The youngest of the three Andreas sisters, Cordy, has been on the road and away from home for some time. After drifting through her life, though, she finds herself needing to return home, not least because she has discovered that she is pregnant with the child of a man she is no longer in touch with. Bean, the middle sister, is finding herself in similarly dire straits, having been let go from her job for embezzlement. Her employer isn't pressing charges, but she has to find a way to pay the money back. No longer can she attempt to maintain her New York lifestyle, where she always feels the need to do as well or better than her friends and neighbors.
Of the three girls, only the oldest, Rose, appears to be doing well. She has stayed close to home and is both engaged and gainfully employed. Even Rose's life, however, holds hidden pratfalls. As the three sisters converge on their parents' home -- ostensibly to support their mother, who has been diagnosed with breast cancer, but really to lick their own wounds -- they will have to find ways to communicate with and learn from one another. The process is at times extremely difficult, but as they continue to challenge one another, the women begin to realize just how much their sisters have to offer.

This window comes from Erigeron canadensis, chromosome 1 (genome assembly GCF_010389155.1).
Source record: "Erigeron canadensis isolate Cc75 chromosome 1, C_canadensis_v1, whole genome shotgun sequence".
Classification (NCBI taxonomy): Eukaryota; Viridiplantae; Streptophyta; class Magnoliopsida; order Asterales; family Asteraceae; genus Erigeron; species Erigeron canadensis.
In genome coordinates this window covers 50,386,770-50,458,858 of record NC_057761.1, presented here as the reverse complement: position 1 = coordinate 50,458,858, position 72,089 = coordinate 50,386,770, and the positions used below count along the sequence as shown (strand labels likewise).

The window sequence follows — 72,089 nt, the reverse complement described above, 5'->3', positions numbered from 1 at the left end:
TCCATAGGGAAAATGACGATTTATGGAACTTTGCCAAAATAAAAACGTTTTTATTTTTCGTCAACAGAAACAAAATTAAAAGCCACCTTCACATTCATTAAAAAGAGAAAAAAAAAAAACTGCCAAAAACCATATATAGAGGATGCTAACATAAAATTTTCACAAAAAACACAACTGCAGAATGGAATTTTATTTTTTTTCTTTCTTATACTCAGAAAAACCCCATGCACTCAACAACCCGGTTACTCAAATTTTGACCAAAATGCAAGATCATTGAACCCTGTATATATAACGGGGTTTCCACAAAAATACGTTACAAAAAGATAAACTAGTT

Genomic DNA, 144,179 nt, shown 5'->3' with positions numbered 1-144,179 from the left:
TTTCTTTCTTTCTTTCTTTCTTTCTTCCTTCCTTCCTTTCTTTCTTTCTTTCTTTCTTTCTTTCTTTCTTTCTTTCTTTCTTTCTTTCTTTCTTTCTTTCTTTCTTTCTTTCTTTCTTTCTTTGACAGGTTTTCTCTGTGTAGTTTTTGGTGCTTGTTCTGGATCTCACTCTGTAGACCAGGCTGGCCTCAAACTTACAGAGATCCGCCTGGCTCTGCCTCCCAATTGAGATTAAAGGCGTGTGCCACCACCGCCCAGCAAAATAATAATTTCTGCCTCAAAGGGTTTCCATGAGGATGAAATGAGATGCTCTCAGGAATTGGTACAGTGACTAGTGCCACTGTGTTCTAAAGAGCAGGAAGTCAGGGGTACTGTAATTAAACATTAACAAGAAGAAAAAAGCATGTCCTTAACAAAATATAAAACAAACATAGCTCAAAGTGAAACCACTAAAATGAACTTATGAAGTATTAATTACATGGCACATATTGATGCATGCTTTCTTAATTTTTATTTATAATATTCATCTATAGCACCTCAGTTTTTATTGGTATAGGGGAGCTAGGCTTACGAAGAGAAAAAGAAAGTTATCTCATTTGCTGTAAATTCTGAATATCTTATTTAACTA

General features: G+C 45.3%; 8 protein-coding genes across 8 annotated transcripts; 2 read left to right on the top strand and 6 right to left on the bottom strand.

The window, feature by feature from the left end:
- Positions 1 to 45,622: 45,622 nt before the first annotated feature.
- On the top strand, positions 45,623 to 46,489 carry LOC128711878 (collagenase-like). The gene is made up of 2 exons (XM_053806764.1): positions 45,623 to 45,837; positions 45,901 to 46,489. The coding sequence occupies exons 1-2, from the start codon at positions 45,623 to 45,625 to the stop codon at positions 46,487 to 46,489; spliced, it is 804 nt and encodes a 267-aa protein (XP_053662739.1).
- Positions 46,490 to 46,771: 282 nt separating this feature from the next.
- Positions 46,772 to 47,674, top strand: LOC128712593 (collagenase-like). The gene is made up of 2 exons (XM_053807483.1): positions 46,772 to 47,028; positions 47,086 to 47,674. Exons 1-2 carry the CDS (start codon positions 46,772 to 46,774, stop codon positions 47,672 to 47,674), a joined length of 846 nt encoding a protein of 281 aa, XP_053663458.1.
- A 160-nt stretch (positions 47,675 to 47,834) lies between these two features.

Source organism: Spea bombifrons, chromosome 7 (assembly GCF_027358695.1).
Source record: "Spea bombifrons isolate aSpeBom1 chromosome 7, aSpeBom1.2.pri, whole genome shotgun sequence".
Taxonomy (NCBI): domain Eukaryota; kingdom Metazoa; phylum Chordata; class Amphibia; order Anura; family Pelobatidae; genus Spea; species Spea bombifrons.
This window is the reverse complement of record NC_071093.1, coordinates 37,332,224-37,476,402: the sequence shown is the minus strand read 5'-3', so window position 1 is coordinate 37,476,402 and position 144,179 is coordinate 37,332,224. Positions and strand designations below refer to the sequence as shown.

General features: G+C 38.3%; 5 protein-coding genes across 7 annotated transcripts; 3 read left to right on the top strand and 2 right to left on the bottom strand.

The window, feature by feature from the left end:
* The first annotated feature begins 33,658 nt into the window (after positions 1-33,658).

Inspired by Shakespeare -- the sisters' full names are Cordelia, Bianca and Rosalind, from King Lear, Taming of the Shrew and As You Like It, respectively -- Brown's prose is beautiful to the point of being poetic, while still being completely accessible to any reader. Those steeped in Shakespeare will recognize allusions to his plays throughout the book, but there is no need to read, like or understand the Bard to thoroughly enjoy Brown's story and writing.
Potential readers should be aware that Brown does employ an unusual style of narration for The Weird Sisters. Instead of having one of the sisters narrate, or having a more impartial third person narrator, the story is told in the third person plural, by what is essentially an amalgamation of all three women's voices. The narrator refers to itself and the sisters as "we," while describing each individual woman's story as if from an omniscient third-person point of view. Although it is infrequently used and may sound odd, Brown is incredibly successful with this tactic, which is similar to the narrator Jeffrey Eugenides used in The Virgin Suicides. There is a feeling that it is not so much the sisters narrating, but actually their sisterhood -- that intangible and magical thing.
Whether you choose your books based on plot, writing or both, Brown's moving, beautifully written novel of family and identity is sure to satisfy and is now available in paperback.
And you'll see personalized content just for you whenever you click the My Feed .
SheKnows is making some changes!